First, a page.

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Lowly bacteria are turning out to be much more complex than previously thought.
Lowly bacteria are turning out to be much more complex than previously thought. In the July, 2010 issue of the journal Molecular Microbiology, Loyola University Health System researchers describe an example of bacterial complexity, called "protein acetylation," which once was thought to be rare in bacteria.
This discovery that protein acetylation is common in bacteria has led to the "dawning of a new age" in bacterial research, senior author Alan Wolfe, PhD, and colleagues wrote.
Protein acetylation is a molecular reaction inside the cell. It modifies and thus affects the function of proteins, including the molecular machinery responsible for turning genes on or off.
Bacteria make up one of the three domains of life. The other two domains are archaea (single-cell organisms distinct from bacteria) and eukaryotes (which include plants and animals). Bacteria evolved before eukaryotes, but they are not as primitive as once thought.
"Bacteria have long been considered simple relatives of eukaryotes," Wolfe and colleagues wrote. "Obviously, this misperception must be modified."
For example, protein acetylation historically had been considered mostly a eukaryotic phenomenon. But recent research indicates that acetylation also has a broad impact on bacterial physiology.
"There is a whole process going on that we have been blind to," Wolfe said.
Wolfe's laboratory works with intestinal bacteria called Escherichia coli, commonly called E. coli. While some strains of E. coli can cause serious food poisoning, most strains are harmless or even beneficial.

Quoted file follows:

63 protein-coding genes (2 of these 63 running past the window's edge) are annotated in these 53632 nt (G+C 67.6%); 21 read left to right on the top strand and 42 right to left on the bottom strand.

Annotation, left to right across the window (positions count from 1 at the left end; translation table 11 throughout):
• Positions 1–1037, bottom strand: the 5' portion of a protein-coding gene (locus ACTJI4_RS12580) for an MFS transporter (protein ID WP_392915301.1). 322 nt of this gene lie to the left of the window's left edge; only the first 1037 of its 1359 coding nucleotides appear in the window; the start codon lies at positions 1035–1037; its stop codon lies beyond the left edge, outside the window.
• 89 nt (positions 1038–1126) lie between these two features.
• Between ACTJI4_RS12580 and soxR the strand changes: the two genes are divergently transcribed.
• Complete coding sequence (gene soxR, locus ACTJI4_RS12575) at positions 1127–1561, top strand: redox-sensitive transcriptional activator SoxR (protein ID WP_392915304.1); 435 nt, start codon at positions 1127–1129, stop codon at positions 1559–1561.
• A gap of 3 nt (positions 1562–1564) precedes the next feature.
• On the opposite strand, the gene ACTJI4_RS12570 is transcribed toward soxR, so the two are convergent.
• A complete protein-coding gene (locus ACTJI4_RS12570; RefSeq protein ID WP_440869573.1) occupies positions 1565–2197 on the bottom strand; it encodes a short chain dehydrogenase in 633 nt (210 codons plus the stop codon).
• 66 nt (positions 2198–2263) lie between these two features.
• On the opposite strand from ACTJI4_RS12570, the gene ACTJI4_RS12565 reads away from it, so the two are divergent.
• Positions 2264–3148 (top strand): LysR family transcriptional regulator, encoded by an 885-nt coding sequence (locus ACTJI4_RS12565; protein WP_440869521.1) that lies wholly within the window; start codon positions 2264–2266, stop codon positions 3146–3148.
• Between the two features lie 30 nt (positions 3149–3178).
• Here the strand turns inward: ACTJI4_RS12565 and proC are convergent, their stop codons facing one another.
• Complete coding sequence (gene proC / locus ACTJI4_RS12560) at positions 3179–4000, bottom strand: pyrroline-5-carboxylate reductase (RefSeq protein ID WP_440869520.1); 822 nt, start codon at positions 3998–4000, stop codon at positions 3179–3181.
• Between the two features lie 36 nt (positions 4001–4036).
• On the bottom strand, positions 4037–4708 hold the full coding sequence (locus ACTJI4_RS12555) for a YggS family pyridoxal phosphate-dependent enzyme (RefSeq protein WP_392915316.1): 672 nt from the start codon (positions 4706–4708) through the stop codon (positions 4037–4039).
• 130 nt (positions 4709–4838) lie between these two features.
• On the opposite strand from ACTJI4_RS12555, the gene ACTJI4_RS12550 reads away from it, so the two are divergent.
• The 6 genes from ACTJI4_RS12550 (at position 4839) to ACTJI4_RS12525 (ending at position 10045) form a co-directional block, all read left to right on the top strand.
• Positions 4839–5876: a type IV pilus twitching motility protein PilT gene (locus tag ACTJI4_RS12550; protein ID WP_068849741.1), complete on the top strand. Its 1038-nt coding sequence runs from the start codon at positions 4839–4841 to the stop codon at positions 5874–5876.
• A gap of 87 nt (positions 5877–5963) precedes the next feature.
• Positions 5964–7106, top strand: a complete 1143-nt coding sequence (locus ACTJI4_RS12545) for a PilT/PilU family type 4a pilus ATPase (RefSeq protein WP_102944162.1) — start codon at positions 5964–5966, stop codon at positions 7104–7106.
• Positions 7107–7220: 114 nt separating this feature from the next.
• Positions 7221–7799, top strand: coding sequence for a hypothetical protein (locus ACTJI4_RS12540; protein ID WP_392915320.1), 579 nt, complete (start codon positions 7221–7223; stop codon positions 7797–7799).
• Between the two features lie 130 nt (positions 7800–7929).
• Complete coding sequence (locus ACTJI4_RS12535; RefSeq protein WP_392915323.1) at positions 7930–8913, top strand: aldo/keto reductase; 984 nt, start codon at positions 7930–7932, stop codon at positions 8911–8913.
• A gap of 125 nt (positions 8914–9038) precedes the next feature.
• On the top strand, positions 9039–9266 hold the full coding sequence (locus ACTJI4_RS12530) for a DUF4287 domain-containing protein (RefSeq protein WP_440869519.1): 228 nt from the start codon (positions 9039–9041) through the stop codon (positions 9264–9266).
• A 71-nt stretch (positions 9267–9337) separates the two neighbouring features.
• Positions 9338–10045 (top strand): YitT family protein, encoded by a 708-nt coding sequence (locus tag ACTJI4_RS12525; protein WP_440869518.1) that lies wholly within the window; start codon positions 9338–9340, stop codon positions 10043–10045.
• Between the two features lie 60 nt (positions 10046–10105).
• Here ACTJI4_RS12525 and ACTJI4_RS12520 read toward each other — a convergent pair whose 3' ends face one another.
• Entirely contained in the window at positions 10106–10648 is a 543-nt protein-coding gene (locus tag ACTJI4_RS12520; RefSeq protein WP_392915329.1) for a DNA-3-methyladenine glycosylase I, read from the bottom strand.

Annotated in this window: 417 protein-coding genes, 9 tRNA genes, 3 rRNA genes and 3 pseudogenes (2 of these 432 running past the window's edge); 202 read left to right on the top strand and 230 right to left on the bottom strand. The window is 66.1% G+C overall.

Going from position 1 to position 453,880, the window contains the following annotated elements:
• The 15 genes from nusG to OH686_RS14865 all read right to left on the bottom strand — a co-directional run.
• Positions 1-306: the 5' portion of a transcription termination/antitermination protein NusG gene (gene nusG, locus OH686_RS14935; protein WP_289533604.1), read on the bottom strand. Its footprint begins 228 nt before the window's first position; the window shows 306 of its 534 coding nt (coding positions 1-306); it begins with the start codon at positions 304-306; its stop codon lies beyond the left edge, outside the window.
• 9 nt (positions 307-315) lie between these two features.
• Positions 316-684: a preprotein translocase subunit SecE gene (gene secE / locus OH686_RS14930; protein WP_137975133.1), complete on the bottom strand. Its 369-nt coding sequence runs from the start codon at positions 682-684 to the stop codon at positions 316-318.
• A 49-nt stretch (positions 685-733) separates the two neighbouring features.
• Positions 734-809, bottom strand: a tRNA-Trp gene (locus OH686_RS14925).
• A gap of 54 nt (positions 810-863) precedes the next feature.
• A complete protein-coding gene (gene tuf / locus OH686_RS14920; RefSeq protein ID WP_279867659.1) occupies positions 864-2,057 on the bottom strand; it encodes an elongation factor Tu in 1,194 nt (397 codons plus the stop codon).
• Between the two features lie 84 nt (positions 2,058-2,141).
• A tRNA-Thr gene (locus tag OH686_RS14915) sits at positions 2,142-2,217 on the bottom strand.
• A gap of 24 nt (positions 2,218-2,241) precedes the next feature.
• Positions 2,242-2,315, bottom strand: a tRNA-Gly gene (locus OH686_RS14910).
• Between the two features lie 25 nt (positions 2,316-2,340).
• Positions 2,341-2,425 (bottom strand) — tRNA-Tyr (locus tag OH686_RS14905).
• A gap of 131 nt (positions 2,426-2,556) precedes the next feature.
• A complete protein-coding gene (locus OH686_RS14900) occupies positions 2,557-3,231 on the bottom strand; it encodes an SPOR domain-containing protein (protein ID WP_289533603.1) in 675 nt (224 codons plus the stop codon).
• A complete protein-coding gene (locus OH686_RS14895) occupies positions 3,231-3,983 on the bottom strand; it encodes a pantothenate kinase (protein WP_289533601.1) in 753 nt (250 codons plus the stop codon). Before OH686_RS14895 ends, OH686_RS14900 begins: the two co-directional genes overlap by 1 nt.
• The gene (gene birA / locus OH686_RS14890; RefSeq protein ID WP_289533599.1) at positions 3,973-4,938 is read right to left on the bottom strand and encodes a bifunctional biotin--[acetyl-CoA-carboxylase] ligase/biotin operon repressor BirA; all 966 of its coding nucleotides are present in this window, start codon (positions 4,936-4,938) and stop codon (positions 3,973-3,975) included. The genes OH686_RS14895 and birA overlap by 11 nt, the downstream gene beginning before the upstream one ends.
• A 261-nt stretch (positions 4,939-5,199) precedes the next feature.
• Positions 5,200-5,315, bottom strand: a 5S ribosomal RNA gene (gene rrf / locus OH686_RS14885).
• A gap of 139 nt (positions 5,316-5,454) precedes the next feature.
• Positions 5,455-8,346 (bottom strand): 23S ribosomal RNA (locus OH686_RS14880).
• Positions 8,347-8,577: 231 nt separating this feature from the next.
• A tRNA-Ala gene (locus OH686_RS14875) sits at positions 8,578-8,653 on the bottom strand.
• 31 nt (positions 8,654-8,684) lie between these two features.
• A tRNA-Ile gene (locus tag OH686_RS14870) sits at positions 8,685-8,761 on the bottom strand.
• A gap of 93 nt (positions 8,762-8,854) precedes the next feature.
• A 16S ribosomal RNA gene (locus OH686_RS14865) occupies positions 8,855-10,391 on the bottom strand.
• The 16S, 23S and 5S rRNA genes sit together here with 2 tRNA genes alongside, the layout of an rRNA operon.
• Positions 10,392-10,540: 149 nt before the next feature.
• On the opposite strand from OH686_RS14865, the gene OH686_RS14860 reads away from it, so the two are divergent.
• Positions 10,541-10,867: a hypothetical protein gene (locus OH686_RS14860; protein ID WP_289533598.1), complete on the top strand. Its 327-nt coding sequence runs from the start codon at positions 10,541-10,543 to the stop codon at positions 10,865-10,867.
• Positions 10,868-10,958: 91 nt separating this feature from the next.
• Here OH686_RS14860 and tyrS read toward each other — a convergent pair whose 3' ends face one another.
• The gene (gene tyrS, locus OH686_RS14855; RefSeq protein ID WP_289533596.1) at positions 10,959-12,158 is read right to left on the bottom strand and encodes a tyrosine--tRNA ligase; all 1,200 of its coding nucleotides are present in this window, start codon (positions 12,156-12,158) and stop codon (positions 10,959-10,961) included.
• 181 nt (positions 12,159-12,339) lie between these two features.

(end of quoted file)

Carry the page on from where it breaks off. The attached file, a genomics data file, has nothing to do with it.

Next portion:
E. coli and its 4,000 genes have been extensively studied for decades. Consequently, researchers now have the ability to quickly determine what happens when a gene is deleted or made more active. "We're explorers with lots of tools," Wolfe said.
Studying protein acetylation will improve scientists' basic understanding of how bacterial cells work. This in turn could lead to new drugs to, for example, kill or cripple harmful bacteria.
"We're in the very early days of this research," Wolfe said. "We're riding the front of the wave, and that's exhilarating. The graduate students in my lab are working practically around the clock, because they know how important this is."
Wolfe is a microbial geneticist and professor in the Department of Microbiology and Immunology at Loyola University Chicago Stritch School of Medicine. His co-authors are graduate students Linda Hu and Bruno Lima. Wolfe's lab is supported by the Stritch School of Medicine Research Funding Committee and by a four-year $2 million grant from the National Institutes of Health.